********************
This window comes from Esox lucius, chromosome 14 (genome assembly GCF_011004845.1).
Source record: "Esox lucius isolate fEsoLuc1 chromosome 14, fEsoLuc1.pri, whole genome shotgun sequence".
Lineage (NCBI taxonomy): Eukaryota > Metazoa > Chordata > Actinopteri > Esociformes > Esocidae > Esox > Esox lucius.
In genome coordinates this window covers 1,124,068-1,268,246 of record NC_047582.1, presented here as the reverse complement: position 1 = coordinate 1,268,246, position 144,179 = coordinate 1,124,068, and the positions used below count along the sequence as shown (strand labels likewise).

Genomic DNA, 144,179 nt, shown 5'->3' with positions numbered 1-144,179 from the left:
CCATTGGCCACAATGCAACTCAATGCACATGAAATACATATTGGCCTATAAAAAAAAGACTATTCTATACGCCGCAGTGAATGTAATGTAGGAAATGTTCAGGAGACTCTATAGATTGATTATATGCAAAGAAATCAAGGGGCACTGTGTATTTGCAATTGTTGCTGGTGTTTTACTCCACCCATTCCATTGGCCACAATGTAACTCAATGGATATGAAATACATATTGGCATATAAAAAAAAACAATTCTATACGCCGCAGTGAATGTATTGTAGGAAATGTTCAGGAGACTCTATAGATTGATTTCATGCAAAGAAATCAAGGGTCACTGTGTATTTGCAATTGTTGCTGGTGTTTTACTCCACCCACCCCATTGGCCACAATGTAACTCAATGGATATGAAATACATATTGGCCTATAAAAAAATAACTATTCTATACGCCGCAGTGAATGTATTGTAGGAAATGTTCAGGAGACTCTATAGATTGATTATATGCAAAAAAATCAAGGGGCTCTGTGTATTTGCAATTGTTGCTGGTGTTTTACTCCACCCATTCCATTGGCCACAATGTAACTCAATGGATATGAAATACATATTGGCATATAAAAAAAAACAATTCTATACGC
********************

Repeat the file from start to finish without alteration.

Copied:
This window comes from Esox lucius, chromosome 14 (genome assembly GCF_011004845.1).
Source record: "Esox lucius isolate fEsoLuc1 chromosome 14, fEsoLuc1.pri, whole genome shotgun sequence".
Lineage (NCBI taxonomy): Eukaryota > Metazoa > Chordata > Actinopteri > Esociformes > Esocidae > Esox > Esox lucius.
In genome coordinates this window covers 1,124,068-1,268,246 of record NC_047582.1, presented here as the reverse complement: position 1 = coordinate 1,268,246, position 144,179 = coordinate 1,124,068, and the positions used below count along the sequence as shown (strand labels likewise).

Genomic DNA, 144,179 nt, shown 5'->3' with positions numbered 1-144,179 from the left:
CCATTGGCCACAATGCAACTCAATGCACATGAAATACATATTGGCCTATAAAAAAAAGACTATTCTATACGCCGCAGTGAATGTAATGTAGGAAATGTTCAGGAGACTCTATAGATTGATTATATGCAAAGAAATCAAGGGGCACTGTGTATTTGCAATTGTTGCTGGTGTTTTACTCCACCCATTCCATTGGCCACAATGTAACTCAATGGATATGAAATACATATTGGCATATAAAAAAAAACAATTCTATACGCCGCAGTGAATGTATTGTAGGAAATGTTCAGGAGACTCTATAGATTGATTTCATGCAAAGAAATCAAGGGTCACTGTGTATTTGCAATTGTTGCTGGTGTTTTACTCCACCCACCCCATTGGCCACAATGTAACTCAATGGATATGAAATACATATTGGCCTATAAAAAAATAACTATTCTATACGCCGCAGTGAATGTATTGTAGGAAATGTTCAGGAGACTCTATAGATTGATTATATGCAAAAAAATCAAGGGGCTCTGTGTATTTGCAATTGTTGCTGGTGTTTTACTCCACCCATTCCATTGGCCACAATGTAACTCAATGGATATGAAATACATATTGGCATATAAAAAAAAACAATTCTATACGC